Katakura Kagetsuna


Katakura Clan

Mutsu Province

Katakura Kagetsuna

Lifespan:  Kōji 3 (1557) to 10/14 of Genna 1 (1615)

Other Names:  Kojūrō (common)

Rank:  bushō

Title:  Junior Fifth Rank (Lower), Governor of Bitchū, Senior Fifth Rank (posthumous) 

Clan:  Katakura

Bakufu:  Edo

Domain:  Mutsu-Sendai

Lord:  Date Terumune → Date Masamune

Father:  Katakura Kageshige

Mother:  Honzawa Naoko

Siblings:  Shigetsugu (older brother of a different mother), sister (older sister of a different mother), Kita (older sister of a different father), Kagetsuna

Wife:  Daughter of Yauchi Shigesada, consort (daughter of Uehara Gobei)

Children:  Daughter, Shigenaga, Tomotsuna, Yukitsuna, daughter (Safu)

Katakura Kagetsuna served as a bushō from the Sengoku to early Edo periods.  He was a retainer of the Date family.

Kagetsuna served as an attendant of Date Masamune and, later, as a military strategist.  Kagetsuna was the first head of the Katakura clan of the Sendai domain.  His common name of Kojūrō was adopted by generations of heads of the clan.  His helmet bore a crescent moon shaped amulet on the crest.

In 1557, Kagetsuna was born as the second son of Katakura Kageshige, the priest at the Hachiman Shrine (now known as the Narushima-Hachiman Shrine).  His natural mother was the daughter of Honzawa Gyōbu Sanenao.  His older sister of a different father, Katakura Kita, was the nursing mother of Masamune.  Katakura Kagechika was his uncle while Oniniwa Tsunamoto was his older brother-in-law (the younger brother of Kita born to a different mother).

While Kagetsuna was still a youth, his parents died one after another.  Kagetsuna was approximately twenty years younger than his sister so she raised him in lieu of his mother.  After a while, he was adopted by the Fujita family who were relatives of the Katakura.  Later, a son was born into the Fujita so Kagetsuna returned to reside with Kita again.  Kita was conversant in literature as well as the military arts and enjoyed tales of military exploits on which she lectured him.  As he grew up, Kagetsuna took a strong interest in these teachings from his sister.

In 1567, after Masamune was born as the lineal heir to Kagetsuna’s lord, Date Terumune, Kita was ordered to serve as Masamune’s nursing mother.

Around the beginning of the Tenshō era (1573 to 1593), a great fire occurred in Yonezawa below the castle of the Date family.  Owing to his efforts to combat the fire, Kagetsuna earned recognition and became a servant of Terumune.  Later, based on a recommendation from Endō Motonobu, in 1575, he became an attendant of Masamune and, later, served in important roles as a senior retainer.

In 1582, when Terumune attacked the Sōma clan, Masamune successfully negotiated with Ashina Moritaka to send reinforcements, but Moritaka was aware that Kagetsuna was a close associate of Masamune and, in a letter from Moritaka to Kagetsuna dated 9/11 (surmised to be of Tenshō 11 (1583)), Moritaka requested Kagetsuna to serve as an intermediary with Masamune.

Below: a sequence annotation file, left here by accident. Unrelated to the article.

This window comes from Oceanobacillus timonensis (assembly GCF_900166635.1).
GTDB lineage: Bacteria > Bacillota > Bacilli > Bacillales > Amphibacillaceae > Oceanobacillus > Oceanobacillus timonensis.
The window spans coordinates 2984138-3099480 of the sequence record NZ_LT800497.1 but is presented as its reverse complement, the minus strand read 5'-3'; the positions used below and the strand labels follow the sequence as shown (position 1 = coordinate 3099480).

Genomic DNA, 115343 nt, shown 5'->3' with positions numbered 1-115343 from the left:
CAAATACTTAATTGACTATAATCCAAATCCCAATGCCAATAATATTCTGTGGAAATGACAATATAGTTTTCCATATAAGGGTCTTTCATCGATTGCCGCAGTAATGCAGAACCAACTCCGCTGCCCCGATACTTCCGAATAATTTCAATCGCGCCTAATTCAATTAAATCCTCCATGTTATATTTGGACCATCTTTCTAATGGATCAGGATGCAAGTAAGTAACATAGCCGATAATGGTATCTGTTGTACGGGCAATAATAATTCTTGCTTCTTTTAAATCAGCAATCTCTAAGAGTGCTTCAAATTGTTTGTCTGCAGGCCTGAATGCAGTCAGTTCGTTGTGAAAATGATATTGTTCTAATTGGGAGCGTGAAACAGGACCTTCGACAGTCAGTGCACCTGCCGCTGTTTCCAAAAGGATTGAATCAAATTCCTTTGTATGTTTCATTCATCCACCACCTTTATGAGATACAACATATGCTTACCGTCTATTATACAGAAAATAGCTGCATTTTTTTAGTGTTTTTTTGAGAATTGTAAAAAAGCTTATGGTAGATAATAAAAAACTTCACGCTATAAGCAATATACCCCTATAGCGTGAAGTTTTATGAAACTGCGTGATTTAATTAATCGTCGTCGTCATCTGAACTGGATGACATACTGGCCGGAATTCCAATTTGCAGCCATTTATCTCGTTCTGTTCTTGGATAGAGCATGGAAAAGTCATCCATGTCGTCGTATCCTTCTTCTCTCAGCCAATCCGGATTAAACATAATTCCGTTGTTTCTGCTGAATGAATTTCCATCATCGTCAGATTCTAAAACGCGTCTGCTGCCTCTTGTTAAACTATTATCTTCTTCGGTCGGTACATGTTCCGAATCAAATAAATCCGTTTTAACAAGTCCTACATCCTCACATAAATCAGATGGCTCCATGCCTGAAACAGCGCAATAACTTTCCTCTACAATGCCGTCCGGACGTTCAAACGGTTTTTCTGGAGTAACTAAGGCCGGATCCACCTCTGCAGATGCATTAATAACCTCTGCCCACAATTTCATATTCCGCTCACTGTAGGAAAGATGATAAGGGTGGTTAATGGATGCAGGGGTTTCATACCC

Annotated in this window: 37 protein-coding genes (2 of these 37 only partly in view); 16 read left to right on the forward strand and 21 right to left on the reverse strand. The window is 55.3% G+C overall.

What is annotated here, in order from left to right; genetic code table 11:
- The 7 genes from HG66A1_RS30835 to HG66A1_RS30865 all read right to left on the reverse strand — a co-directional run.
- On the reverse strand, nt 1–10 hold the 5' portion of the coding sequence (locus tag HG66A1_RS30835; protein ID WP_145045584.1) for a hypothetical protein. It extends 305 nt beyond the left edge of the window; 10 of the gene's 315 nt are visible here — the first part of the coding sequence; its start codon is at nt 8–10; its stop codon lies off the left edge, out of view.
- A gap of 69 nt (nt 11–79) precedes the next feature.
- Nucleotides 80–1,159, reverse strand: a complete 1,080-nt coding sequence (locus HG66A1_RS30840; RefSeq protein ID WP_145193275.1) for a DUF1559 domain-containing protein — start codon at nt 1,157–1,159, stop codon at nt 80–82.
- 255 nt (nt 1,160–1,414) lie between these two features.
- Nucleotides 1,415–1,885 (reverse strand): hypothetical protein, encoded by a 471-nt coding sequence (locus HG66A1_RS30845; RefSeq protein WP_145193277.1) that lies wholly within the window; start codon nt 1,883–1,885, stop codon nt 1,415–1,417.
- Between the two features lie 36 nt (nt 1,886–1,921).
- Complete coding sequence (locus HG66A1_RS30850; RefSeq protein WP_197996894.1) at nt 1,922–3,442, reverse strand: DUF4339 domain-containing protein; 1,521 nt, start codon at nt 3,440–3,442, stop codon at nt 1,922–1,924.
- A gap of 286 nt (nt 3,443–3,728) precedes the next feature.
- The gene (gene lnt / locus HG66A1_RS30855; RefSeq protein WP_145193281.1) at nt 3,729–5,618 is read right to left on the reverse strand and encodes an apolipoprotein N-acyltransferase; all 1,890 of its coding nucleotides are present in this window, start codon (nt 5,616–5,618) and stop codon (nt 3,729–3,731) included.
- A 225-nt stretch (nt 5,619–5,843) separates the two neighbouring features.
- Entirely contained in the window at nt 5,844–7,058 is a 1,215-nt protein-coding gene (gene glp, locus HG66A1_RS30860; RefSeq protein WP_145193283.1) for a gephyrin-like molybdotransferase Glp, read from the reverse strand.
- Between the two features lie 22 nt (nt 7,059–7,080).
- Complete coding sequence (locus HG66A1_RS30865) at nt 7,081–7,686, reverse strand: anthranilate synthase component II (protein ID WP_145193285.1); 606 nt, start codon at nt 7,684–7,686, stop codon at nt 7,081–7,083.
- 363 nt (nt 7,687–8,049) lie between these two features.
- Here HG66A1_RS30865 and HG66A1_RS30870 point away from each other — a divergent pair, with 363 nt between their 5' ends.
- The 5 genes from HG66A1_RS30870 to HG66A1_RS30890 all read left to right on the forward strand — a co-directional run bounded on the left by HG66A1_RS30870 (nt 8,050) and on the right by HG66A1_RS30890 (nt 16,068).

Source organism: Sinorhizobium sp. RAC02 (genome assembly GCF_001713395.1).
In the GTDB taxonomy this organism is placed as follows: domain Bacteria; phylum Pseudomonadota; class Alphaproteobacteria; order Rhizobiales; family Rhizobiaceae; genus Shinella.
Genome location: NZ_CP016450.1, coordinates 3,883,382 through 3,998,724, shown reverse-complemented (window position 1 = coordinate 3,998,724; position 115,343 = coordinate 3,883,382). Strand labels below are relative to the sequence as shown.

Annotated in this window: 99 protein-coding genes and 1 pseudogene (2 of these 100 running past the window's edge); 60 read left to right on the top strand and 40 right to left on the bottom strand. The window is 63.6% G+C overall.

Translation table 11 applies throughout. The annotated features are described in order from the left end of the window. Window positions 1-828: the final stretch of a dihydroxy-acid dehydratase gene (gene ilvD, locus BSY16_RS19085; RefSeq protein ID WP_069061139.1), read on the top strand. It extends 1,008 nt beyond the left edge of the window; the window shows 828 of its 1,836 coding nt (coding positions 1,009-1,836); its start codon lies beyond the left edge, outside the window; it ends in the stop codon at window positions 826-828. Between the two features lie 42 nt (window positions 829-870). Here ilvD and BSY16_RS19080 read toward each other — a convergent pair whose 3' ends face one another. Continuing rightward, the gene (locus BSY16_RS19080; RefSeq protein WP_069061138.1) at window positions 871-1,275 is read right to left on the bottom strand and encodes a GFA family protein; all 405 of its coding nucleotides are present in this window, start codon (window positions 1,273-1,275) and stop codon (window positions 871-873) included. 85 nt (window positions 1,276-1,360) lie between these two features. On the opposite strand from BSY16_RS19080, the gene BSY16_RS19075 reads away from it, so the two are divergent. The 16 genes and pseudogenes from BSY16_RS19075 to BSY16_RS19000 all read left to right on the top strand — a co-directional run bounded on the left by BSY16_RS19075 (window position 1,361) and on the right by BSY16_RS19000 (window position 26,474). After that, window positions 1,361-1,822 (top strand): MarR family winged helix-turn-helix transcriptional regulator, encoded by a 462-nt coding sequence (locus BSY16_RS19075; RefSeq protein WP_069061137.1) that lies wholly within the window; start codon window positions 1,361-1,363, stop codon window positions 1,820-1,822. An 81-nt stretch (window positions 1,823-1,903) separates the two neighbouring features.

Kagetsuna participated in and protected the Date clan from peril in a majority of the major battles led by Masamune, including the Battle of Hitotoribashi in 1585, the Battle of Kōriyama in 1588, the Battle of Suriagehara in 1589, the Conquest of Odawara in 1590, the Bunroku-Keichō Campaign in 1593, and the Battle of Sekigahara in 1600.  For the Conquest of Odawara, Kagetsuna convinced Masamune to deploy in support of Toyotomi Hideyoshi.

Kagetsuna further served as the chamberlain of Nihonmatsu Castle in the Adachi District, the lord of Ōmori Castle in the Shinobu District, and, after the conduct of the Oushū Retribution by the Toyotomi administration, as the lord of Sanuma and Watari castles.

Kagetsuna served as an intermediary on behalf of the Date clan for negotiations with other clans and many of the documents issued by Masamune in connection with diplomatic affairs include appendices from Kagetsuna.

In 1602, in the aftermath of the Battle of Sekigahara and after Masamune became the lord of the Sendai domain, Kagetsuna was awarded Shiroishi Castle and a fief of 13,000 koku as an exception to the policy of the Edo bakufu allowing only one castle per province.  Owing to illness, however, he sought to convalesce at shrines and temples in the territory of the Watari clan and did not go to Shiroishi until the spring of 1605.

During the Siege of Ōsaka beginning in the winter of 1614, Kagetsuna was bed-ridden so he could not support Masamune and sent his lineal heir, Katakura Shigetsuna, instead.  In 1615, Kagetsuna died of illness at the age of fifty-nine.

In 1928, Kagetsuna was posthumously conferred the title of Senior Fifth Rank.